How Basic Mathematics Can Transform Your Retail Distribution Network
Distribution is retail has taken a new life post the rise in consumer demand across developing markets. Territorial mapping and analytics has infused the waning sector with vigor and ambition. What seemed liked the peak, turned out to be the tip of the iceberg. With these transformations, retail can finally automate its distribution in terms of planning, execution, and optimization.
But did you know, even with basic mathematics, you can boost your retail sales by more than 30%?
It’s simple! Distribution is a means to reach your end-customer in the most optimal way possible. It’s reaching the right customer with the right product, at the right time, and in the right place. Retail distribution is a factor of multiple moving parts, one of which is the placement of its stores. Before we begin, let’s understand some basic terminology in retail distribution planning.
Numerical Distribution is the unilateral distribution showing the total retail stores occupying the company’s products. It is essential the quantitative assessment of the distribution. If you have 10 stores in the locality, a company selling its products through 3 of those stores would have 30% numeric distribution.
Suppose, out of these 10 stores, top three 3 stores sell 80 % of the total merchandise. If a company sells its products through these 3 top selling stores, then it would mean it available to 80% of the market. This is weighted distribution. It is essentially the qualitative assessment of the distribution.
Progressive hub and spoke model of distribution with multiple nodes or supportive/sustaining points in the network. Retail distribution functions through such multi-modal distribution to maintain just-in-time inventories and a lean replenishment system.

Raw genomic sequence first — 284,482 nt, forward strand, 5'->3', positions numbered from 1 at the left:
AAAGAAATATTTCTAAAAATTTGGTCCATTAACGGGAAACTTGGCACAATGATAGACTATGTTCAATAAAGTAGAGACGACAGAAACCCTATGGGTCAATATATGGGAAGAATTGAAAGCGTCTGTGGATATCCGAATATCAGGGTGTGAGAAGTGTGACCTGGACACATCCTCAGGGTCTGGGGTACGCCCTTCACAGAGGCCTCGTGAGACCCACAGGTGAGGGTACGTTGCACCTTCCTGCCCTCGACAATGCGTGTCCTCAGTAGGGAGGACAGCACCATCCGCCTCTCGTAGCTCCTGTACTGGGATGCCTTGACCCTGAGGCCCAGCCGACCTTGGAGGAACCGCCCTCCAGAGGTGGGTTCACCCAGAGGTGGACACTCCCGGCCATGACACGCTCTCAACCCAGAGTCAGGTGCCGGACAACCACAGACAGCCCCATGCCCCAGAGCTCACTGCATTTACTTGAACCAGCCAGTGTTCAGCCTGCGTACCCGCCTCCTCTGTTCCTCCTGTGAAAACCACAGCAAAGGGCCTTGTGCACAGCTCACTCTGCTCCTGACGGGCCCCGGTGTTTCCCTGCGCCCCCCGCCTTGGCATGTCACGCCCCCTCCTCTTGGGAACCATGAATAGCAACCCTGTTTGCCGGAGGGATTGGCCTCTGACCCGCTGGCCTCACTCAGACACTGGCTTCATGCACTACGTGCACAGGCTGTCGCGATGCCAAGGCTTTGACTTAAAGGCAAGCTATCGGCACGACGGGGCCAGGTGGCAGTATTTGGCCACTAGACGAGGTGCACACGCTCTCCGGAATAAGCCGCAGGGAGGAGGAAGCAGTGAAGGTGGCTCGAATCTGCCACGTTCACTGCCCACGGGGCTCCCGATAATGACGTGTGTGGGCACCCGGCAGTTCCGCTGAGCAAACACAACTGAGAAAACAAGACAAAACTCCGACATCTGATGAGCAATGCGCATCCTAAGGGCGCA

Assigning the probabilistic function of 1 (the likelihood of an event occurring is complete), to the mother store (the biggest store in the territory), and planning the resultant inter-store distribution and replenishment system as per the deviation from this function (decreasing likelihood of an event occurring) can help in establishing resource and logistics requirements across the supply chain.
Generalized Extreme Value (GEV) Distribution
This not so basic tool of mathematics functions on the truly basic and formative logic of probabilistic distribution when you consider random or extreme values. Extreme values are those that differ largely from the median. These extreme values are truly random and must be analyzed for possible latent pockets of demand in nascent retail markets.
The first three principles, as you noticed, are easier to comprehend. The forth is simple and direct, and historical statistics can enable retail chains to plan their logistics better. The fifth is more dynamic, and requires a machine learning enabled planning engine to account for the millions of variable data points covering the different retail distribution networks in small and big cities.
This is where LogiNext stands apart from the rest. The clients can have comprehensive reports with glowing insights (from our predictive analytics engine) on possible expansion and optimization opportunities.